What have we learned from the 2016 election cycle? It’s that the visage of American exceptionalism is weaker than perhaps ever before. No, not the American exceptionalism that you might be thinking,, a quasi-dog whistle term to ethno-nationalists. American exceptionalism, as I refer to it, describes a specific perception of the American ethos, spoken about at the sixth annual William F. Buckley Jr. Program Seminar at Yale University by conservative pundit Bill Kristol. Kristol defined the term by invoking the late political sociologist Seymour Martin Lipset. Lipset dictated that the American idea “can be described in five words: liberty, egalitarianism, individualism, populism and laissez faire.”

This precursor illuminates his ultimate definition of the term American exceptionalism, namely that “the United States is the only industrialized country which does not have a significant socialist movement or Labor party,” and likewise has no place for “Tories” or any manifestation of the ethno-nationalist European right. America has historically “squeezed out” both socialism and rightist populism, in favor of center-left Keynesianism and constitutional conservatism, revealing an inimitable constraint in the American character to hold fast to what Lipset calls “the most classically liberal polity in the developed world.” The primary and electoral sequence revealed that the unique character is significantly debilitated.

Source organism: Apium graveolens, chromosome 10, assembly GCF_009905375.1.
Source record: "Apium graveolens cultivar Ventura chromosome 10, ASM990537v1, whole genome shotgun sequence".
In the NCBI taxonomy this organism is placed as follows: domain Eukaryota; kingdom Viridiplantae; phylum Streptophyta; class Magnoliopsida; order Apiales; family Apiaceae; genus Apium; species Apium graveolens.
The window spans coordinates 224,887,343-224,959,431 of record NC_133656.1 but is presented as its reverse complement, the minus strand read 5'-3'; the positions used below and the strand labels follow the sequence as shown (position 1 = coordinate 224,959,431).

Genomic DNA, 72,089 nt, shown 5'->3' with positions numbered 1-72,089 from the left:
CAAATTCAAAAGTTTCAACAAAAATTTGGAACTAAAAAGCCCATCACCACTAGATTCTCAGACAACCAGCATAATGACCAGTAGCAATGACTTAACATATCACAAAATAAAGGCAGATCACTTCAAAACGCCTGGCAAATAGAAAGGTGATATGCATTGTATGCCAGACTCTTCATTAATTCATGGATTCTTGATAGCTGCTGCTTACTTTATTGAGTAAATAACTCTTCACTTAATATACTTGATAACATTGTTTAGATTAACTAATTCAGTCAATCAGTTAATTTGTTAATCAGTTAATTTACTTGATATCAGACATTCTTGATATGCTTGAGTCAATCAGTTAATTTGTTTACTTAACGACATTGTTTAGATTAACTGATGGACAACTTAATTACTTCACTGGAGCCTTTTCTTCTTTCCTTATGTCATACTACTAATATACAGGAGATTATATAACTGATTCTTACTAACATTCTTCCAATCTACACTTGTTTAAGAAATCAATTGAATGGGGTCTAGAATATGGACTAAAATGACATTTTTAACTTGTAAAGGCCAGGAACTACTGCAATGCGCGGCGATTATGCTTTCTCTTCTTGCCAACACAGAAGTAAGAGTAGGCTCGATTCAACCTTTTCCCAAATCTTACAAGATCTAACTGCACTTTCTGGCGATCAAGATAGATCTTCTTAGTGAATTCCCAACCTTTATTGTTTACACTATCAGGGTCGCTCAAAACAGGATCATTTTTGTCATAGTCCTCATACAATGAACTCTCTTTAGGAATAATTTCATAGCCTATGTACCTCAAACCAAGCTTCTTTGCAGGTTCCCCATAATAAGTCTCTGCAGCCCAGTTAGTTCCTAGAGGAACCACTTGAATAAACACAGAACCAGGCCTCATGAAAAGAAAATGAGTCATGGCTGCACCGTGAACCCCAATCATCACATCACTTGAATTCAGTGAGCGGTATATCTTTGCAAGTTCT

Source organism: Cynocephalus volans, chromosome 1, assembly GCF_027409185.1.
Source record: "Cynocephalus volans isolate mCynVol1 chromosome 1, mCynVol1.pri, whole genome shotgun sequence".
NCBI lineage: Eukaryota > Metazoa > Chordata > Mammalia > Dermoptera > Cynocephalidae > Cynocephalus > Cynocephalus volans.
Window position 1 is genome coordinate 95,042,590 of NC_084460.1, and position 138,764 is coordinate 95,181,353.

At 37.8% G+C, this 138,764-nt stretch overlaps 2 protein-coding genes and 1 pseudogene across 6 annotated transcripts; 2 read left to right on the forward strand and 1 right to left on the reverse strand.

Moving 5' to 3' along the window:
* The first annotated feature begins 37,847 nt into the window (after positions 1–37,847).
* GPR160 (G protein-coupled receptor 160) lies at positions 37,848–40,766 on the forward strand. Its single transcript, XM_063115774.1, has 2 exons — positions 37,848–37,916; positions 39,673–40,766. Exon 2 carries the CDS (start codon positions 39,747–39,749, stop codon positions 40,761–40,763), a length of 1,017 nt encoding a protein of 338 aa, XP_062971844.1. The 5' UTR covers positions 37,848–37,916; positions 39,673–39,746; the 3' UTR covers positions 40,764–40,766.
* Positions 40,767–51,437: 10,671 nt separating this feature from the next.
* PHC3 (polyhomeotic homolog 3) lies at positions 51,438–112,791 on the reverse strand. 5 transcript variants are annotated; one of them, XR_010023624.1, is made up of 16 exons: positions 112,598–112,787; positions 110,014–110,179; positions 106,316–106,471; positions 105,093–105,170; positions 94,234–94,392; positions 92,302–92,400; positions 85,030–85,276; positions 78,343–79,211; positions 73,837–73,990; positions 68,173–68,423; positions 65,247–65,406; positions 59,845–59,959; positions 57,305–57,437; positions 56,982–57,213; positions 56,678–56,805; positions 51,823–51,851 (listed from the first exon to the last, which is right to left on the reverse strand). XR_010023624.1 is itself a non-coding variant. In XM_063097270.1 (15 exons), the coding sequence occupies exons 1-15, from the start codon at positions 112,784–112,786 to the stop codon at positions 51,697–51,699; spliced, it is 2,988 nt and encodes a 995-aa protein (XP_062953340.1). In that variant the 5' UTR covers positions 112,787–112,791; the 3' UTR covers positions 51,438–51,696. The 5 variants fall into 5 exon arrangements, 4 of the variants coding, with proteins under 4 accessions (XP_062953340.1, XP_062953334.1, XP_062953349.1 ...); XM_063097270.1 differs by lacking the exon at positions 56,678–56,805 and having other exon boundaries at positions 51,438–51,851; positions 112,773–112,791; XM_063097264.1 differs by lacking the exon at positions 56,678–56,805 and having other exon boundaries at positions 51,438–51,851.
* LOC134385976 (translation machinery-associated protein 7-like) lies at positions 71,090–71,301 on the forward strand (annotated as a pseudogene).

More so, the election cycle saw both a puerile surge to socialism, nominally mitigated by the modifier “democratic” and a major political party giving platform to the Alt-Right, an ethno-nationalist movement whose surrogates have vocally decried traditional American conservatism. These two strains of political philosophy were unanimously excluded from the American history of major popular backing, but America now looks down the barrel of a generation enamored with the nanny state and a reactionary movement comprised of insidious ethno-populists. Our country’s values of individual liberty, freedom and an enterprising spirit are refined by Keynesian liberals and the constitutional conservatives. If one thing can unite us now that the election has come to a close, it ought to be the quest of keeping American exceptionalism and resisting the allure of socialism and the Alt-Right.

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